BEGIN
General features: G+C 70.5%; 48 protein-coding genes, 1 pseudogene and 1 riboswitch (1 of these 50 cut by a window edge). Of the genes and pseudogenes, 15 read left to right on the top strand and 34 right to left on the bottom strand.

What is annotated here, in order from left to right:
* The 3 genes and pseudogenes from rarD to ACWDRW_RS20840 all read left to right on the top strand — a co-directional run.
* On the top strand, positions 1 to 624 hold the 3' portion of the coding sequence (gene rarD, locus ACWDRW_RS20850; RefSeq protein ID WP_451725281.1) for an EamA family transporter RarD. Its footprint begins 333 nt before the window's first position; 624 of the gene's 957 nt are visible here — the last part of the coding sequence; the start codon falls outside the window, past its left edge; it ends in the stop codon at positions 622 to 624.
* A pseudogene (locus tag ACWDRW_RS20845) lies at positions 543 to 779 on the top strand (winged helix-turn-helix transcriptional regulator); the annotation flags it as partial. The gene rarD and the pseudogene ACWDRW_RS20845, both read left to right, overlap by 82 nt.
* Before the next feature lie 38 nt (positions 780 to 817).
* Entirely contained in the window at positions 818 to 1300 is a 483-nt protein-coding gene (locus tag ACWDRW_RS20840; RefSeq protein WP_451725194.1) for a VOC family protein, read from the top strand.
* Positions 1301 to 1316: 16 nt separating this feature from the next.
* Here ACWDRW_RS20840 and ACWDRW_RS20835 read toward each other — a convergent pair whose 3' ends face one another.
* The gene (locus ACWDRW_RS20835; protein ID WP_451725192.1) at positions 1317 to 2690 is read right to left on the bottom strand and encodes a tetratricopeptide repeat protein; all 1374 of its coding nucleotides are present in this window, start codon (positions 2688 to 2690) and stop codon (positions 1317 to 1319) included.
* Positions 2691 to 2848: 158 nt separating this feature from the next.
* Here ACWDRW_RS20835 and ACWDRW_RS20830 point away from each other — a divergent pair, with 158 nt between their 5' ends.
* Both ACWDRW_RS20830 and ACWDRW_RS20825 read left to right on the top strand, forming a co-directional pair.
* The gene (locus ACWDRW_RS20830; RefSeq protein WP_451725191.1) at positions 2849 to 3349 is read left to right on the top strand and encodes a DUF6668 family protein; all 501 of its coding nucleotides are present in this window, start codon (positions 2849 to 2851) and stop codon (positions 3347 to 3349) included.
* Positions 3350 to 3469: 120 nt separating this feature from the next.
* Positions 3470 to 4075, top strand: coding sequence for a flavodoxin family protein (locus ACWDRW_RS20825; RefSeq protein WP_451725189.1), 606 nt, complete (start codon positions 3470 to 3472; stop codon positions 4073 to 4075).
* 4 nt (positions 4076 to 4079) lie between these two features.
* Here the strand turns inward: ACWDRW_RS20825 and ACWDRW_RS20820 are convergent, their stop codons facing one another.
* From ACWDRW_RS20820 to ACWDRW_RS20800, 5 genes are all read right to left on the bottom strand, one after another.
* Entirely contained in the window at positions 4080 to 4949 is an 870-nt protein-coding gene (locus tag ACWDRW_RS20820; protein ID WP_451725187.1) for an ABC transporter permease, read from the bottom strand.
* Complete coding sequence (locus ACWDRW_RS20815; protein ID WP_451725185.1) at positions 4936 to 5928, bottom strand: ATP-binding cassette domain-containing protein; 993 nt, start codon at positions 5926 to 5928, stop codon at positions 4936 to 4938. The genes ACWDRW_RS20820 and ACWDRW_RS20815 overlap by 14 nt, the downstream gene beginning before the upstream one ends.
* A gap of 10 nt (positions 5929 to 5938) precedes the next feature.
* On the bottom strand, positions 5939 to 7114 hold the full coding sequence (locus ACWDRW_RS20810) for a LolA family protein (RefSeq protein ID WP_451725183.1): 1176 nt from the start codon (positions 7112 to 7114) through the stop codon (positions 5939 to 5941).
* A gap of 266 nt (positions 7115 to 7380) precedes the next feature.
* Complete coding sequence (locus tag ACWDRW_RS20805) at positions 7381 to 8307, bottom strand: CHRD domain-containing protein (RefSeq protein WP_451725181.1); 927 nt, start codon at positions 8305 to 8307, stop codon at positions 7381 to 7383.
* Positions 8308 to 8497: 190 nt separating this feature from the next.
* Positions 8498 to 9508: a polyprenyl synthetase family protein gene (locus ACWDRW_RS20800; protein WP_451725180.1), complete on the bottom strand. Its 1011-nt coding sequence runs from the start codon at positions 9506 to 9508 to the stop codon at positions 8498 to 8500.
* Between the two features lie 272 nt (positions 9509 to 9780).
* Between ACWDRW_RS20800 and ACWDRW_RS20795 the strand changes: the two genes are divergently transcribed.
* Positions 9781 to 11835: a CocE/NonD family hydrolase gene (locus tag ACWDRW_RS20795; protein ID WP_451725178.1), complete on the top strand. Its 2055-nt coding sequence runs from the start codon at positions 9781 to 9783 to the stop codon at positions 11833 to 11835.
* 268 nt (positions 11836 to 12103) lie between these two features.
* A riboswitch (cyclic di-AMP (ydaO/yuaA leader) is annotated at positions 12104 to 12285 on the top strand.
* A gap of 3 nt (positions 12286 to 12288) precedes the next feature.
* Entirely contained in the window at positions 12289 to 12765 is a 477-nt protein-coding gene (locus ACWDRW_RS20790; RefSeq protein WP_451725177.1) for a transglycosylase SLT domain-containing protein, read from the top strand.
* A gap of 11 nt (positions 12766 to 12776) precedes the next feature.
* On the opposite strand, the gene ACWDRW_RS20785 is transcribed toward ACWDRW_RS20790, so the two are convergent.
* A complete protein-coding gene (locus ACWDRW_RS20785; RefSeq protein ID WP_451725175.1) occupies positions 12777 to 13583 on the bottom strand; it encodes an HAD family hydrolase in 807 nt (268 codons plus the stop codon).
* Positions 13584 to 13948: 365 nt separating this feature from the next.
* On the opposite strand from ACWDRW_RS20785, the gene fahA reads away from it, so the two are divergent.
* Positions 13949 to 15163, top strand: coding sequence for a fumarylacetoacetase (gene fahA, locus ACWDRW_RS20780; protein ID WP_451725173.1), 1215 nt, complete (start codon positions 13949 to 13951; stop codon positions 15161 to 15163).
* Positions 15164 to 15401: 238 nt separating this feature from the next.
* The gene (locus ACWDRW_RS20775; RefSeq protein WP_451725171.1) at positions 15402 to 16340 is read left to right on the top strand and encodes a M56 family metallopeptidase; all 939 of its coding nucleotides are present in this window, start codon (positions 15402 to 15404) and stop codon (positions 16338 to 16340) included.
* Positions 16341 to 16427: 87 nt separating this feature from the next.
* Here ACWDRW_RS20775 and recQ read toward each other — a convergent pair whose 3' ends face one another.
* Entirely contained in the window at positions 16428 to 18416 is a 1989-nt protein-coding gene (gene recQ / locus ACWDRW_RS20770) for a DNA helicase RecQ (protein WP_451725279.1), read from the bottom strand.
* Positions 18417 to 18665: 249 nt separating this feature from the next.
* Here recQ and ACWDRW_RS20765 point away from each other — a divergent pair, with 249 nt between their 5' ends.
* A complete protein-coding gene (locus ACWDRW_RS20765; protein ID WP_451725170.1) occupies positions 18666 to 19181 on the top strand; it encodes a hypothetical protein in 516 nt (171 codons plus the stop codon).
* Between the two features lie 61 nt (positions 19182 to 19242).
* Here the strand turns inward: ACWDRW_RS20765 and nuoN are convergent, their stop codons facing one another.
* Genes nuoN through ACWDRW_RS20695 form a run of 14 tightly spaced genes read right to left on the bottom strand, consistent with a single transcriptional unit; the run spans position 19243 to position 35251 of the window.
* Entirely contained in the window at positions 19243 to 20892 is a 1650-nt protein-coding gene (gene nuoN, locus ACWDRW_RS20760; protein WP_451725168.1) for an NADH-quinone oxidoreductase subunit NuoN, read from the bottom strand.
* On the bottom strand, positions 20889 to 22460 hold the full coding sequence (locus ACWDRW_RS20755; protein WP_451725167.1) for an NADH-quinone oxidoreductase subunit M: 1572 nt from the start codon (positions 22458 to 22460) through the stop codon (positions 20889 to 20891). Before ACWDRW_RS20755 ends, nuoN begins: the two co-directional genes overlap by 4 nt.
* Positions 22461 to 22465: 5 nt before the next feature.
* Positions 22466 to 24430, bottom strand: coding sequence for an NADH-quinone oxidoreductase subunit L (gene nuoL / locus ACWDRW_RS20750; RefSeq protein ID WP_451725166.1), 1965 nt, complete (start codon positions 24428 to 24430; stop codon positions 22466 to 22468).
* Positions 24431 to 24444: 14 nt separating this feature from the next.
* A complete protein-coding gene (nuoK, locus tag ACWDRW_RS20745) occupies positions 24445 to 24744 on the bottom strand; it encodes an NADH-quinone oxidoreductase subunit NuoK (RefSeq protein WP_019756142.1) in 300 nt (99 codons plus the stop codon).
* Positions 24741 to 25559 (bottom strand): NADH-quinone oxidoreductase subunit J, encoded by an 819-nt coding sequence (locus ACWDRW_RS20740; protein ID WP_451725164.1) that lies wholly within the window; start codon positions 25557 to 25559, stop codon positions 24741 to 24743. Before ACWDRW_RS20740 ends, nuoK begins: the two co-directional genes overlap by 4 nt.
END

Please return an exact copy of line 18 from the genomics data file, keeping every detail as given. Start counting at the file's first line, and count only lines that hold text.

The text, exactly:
* Here the strand turns inward: ACWDRW_RS20825 and ACWDRW_RS20820 are convergent, their stop codons facing one another.